Kevin McCarthy Calls for Investigation of NSA After Tucker Carlson Says He's Being Spied On

House Minority Leader Kevin McCarthy called for an investigation into the National Security Agency (NSA) on Wednesday after Fox News host Tucker Carlson alleged that it was spying on him.

The Republican congressman from California said in a statement that he sent a letter to Secretary of Defense Lloyd Austin earlier this year to complain about "politicization" at the NSA due to President Joe Biden's administration sidelining lawyer Michael Ellis, who was installed at the agency during the last few days of former President Donald Trump's administration.

Carlson alleged that he was being personally targeted by the NSA as part of an effort to take his Fox News opinion program off the air on Monday. The NSA denied the allegation on Tuesday. McCarthy said that he was enlisting California Rep. Devin Nunes, the top Republican on the House Permanent Select Committee on Intelligence, to investigate the agency.

"For the past several months, I have seen a disturbing trend at the National Security Agency," McCarthy said in a statement. "Now, there is a public report that NSA read the emails of Fox News host Tucker Carlson. Although NSA publicly denied targeting Carlson, I have serious questions regarding this matter that must be answered."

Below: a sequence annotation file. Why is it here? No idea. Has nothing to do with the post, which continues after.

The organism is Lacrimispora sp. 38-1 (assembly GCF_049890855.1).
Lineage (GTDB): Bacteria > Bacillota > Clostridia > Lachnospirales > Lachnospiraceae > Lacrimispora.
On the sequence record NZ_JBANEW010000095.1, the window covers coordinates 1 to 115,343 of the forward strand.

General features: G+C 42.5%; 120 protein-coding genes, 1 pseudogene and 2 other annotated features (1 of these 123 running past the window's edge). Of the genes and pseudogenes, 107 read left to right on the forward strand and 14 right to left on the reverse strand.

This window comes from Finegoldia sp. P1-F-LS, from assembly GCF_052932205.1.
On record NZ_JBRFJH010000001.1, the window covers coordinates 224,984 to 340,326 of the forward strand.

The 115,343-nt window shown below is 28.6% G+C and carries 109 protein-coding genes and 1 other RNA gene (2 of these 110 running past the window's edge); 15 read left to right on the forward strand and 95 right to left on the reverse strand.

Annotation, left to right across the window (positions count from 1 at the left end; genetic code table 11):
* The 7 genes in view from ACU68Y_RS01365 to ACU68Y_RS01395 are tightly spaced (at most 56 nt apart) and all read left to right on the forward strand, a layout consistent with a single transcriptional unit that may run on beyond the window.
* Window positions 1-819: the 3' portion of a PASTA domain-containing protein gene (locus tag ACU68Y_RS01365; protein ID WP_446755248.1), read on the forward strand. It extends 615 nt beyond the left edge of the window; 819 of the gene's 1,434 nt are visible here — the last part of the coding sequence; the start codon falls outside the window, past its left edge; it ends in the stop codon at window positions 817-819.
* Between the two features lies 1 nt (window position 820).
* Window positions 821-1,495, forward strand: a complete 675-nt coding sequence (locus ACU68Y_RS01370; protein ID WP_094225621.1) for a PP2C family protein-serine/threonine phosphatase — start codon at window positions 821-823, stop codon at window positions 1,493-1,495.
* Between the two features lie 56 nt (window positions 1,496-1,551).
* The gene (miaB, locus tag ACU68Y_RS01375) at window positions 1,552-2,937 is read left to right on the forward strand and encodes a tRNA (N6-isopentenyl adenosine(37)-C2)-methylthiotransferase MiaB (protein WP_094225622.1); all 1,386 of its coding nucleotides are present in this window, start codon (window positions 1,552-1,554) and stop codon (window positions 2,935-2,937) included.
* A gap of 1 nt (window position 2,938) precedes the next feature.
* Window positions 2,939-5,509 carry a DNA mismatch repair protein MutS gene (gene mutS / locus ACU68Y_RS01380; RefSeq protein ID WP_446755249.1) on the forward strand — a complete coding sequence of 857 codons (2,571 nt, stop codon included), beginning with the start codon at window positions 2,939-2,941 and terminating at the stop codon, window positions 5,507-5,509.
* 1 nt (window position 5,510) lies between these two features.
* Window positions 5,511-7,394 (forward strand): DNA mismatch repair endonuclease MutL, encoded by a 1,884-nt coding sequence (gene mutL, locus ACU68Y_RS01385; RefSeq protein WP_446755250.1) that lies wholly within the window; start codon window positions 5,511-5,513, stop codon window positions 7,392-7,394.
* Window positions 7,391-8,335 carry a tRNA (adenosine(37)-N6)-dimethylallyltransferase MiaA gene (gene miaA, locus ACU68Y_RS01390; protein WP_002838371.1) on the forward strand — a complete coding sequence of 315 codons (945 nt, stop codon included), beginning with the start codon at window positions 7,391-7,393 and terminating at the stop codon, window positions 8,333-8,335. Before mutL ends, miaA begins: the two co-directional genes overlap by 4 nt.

"Given this disturbing trend, I've asked HPSCI Ranking Member Devin Nunes to investigate and find answers on behalf of the American people," added McCarthy. "The NSA cannot be used as a political instrument, and House Republicans will ensure accountability and transparency."

kevin mccarthy tucker carlson nsa spying
Kevin McCarthy has called for an investigation into the NSA after Tucker Carlson says the organization is spying on him. The NSA has denied the claims. Win McNamee/Getty

McCarthy also said that the NSA had "refused to deliver information requested" by GOP members of the House Intelligence Committee.

During Monday night's edition of Tucker Carlson Tonight, Carlson alleged that a "whistleblower" had informed him that "the Biden administration is spying" on his show, supposedly using the NSA to capture information "that could only come directly" from his own emails and texts. He said that the agency was "planning to leak" the communications "in an attempt to take this show off the air."

"This allegation is untrue," the NSA responded in a statement on Tuesday. "Tucker Carlson has never been an intelligence target of the agency and the NSA has never had any plans to try and take his program off the air."

"We target foreign powers to generate insights on foreign activities that could harm the United States," the statement continued. "With limited exceptions (e.g. an emergency), NSA may not target a U.S. citizen without a court order that explicitly authorizes the targeting."

Carlson responded during his show the same night, insisting that the NSA statement "does not deny" his allegations while calling it a "paragraph of lies written purely for the benefit of the intel community's lackeys at CNN and MSNBC, people they hire with the titles on the screen."

Aside from Carlson's own remarks, Fox News had not offered extensive coverage of the allegation as of Wednesday afternoon. In addition, neither the network nor its top executives, such as CEO Suzanne Scott and President Jay Wallace, had released any statements on the allegation.

Newsweek reached out to Fox News for comment.